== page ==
Ever wonder why some people look smart in meetings even though you know they’re utterly hopeless? Of course you have. You’re on the up and up. You’re climbing that corporate ladder and have no intention of stopping now.
But, if you’re going to make it to the top, you’ve got to learn to look smart in meetings without actually contributing. Why? Contributions are what get you called out for being wrong! You’d know that if you were really on the up and up.
Don’t worry. You’re not totally hopeless. If you want that corner office and the ability to have 3 whiskeys at lunch, keep reading!
Don’t: Call People On Their BS
Step 1: never say anything when someone is lying. It doesn’t matter how obvious or blatant the lie is. You never call someone out. When you call someone out, you hurt their very sensitive ego. And people with hurt egos aren’t going to help you climb that ladder!
If you call someone out, you risk bringing out the truth. And we never want to bring out the truth. The truth comes with all sorts of ugly problems, problems that we can avoid dealing with by just pretending they don’t exist. And how do you make sure you look smart? Why, you never have any problems in your life. And how do you make sure you don’t have problems? You stick that head right there in the sand!
Pro tip: This goes doubly if it’s your boss that’s lying. Everyone knows they’re lying and you saying something won’t change a thing. I don’t care if they say the entire expense account is empty even though you know they just rented a private jet made of cocaine. You never call your boss out. Just let them lie you to death!
Do: Nod And Smile When Someone’s Wrong
Being totally and completely wrong is a privilege that is earned. When someone is wrong about something, you should always assume they have the right to be wrong. You nod, smile, and let the moment pass. What you don’t do is start conflict. Conflict never helps anything.
When you nod and smile, you’re letting that person know that you think they’re right. And, since they think they’re right…and they think they’re smart, it stands to reason that you must be smart too! Look at that. You’ve earned yourself the respect of a coworker with nothing but a nod. Not only that, but that person is 100% sure you’re smart and they will never change their mind. Why? Because now their opinion of themselves is tied to you!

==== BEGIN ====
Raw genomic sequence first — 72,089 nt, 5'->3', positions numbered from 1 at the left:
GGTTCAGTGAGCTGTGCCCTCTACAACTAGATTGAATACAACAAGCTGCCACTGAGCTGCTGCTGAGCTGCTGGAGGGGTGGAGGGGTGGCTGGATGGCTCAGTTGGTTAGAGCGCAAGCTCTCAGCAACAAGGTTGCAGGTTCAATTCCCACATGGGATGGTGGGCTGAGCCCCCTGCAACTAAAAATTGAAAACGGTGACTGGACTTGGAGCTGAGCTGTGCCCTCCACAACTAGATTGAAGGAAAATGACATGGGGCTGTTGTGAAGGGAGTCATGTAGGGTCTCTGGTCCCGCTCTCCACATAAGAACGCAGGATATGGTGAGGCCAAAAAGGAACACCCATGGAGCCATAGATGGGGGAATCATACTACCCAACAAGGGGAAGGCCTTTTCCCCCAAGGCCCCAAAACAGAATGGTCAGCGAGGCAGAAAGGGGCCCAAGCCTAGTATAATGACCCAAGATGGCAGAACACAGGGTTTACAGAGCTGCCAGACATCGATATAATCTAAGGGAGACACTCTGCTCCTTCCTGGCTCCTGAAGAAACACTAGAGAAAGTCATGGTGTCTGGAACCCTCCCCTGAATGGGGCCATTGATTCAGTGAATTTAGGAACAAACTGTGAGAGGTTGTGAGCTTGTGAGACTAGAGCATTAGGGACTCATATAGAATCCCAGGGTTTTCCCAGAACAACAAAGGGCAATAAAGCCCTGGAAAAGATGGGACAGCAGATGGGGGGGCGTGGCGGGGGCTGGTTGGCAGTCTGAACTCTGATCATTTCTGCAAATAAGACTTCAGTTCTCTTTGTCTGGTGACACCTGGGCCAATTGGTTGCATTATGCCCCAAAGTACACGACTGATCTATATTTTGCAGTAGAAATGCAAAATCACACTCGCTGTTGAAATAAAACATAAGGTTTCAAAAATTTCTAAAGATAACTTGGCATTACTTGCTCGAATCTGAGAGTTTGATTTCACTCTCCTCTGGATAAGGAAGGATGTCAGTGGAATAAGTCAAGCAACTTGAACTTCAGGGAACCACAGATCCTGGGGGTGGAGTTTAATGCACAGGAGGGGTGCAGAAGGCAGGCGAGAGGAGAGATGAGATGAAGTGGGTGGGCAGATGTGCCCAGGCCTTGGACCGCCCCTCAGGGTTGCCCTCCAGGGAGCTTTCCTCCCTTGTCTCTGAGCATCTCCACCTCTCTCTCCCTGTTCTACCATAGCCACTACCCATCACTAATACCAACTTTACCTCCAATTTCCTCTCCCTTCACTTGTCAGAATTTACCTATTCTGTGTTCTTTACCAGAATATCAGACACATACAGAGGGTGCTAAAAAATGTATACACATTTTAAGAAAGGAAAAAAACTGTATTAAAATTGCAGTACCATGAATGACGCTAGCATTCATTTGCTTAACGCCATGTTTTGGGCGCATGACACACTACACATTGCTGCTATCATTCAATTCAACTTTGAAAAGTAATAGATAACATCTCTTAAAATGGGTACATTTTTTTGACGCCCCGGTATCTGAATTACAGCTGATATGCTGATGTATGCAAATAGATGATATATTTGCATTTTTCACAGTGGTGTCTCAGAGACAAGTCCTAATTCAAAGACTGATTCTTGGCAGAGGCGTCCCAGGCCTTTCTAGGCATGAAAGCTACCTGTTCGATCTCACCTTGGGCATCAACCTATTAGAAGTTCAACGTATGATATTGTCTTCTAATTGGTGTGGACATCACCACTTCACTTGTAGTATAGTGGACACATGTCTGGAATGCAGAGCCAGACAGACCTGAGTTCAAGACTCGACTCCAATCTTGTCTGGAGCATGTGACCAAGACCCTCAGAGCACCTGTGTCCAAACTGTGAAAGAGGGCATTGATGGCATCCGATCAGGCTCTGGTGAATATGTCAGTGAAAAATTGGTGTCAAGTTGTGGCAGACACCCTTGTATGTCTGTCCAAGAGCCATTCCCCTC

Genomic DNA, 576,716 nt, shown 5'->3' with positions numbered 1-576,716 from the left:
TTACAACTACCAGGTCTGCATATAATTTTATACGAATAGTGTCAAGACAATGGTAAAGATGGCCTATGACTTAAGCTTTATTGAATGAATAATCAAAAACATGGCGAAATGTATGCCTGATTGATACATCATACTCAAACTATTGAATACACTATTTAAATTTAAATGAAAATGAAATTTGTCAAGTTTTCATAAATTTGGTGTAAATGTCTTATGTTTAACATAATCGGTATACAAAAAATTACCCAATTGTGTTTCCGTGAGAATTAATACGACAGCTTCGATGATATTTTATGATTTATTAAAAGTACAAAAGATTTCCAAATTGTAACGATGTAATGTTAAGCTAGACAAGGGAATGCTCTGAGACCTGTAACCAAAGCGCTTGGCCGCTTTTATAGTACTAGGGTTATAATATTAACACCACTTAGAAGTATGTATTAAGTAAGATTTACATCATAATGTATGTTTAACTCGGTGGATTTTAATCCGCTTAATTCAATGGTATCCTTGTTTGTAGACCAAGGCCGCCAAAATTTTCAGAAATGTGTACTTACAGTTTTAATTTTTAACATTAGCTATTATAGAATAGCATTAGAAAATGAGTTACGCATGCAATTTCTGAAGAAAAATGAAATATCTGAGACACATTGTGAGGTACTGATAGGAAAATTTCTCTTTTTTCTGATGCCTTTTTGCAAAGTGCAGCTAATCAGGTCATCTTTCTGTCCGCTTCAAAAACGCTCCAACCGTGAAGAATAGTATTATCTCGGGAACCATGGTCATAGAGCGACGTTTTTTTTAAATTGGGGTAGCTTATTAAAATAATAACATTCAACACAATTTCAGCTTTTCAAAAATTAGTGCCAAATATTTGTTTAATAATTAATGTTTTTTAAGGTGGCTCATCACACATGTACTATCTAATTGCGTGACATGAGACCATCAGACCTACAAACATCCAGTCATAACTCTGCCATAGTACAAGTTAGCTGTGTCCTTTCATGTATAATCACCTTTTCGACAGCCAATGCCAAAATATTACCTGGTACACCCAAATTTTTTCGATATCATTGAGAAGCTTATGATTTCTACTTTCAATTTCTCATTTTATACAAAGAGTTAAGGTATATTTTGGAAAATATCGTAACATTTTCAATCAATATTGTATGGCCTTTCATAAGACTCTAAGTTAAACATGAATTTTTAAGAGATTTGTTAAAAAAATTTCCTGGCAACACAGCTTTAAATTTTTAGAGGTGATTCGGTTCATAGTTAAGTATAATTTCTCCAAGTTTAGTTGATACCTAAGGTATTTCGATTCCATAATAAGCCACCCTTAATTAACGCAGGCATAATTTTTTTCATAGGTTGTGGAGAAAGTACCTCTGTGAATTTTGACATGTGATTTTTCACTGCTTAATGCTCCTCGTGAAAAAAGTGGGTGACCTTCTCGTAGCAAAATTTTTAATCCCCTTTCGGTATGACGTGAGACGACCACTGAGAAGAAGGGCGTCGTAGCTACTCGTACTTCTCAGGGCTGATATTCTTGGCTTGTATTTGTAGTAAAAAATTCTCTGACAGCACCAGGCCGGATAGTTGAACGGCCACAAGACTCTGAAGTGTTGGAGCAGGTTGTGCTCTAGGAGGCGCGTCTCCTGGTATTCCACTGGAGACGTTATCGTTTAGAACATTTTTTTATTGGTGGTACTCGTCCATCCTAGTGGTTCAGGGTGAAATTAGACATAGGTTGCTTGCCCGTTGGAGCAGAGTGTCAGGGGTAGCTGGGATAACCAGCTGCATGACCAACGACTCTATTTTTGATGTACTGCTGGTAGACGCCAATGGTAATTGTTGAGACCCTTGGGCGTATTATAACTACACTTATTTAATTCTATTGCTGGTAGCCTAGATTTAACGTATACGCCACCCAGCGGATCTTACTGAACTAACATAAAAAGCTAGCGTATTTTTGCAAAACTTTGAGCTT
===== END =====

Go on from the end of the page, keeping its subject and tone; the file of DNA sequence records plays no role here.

You’ve got them trapped. great job!
Don’t: Offer Input When Asked
If someone asks for your input on a project or plan, it’s a trap. Don’t answer. They’re trying to make you the scapegoat. If you want to look smart in meetings, you must always avoid accountability!
Think about it. If they get you to insert your own opinion into a discussion, suddenly you’re liable for the outcome. They’re covering their own butts by asking for your input. That way, if it all goes wrong, they can blame your stupid idea for screwing it up.
Absolutely never give your input. Instead, just ponder for a bit and say, “let me write up some ideas and get back to you.” That’s code for, “Screw off, Bob. I know what you’re up to.”
Do: Agree With Whatever Your Boss Says
This should be self-explanatory. They’re you’re boss. If there is 1 master tip for how to look smart in meetings, it’s always do what the boss says.
Agree with them even if they say up is down. Agree with them if they think it’s a good idea to open up a hamburger restaurant in a Hindu neighborhood.
The one thing you have to be careful of is being the blame here. Smart bosses don’t accept responsibility for their stupid ideas.They have you for that. So, when you agree, always agree exactly 1% less than someone else in the room. That way if the whole idea goes sideways, you can always say that person was the REAL proponent of the plan.
Don’t: Bring Up Nagging Issues
You know what ruins parties? Talking about your marital problems in front of your guests. Trust me. I do it all the time as part of my grand social experiment.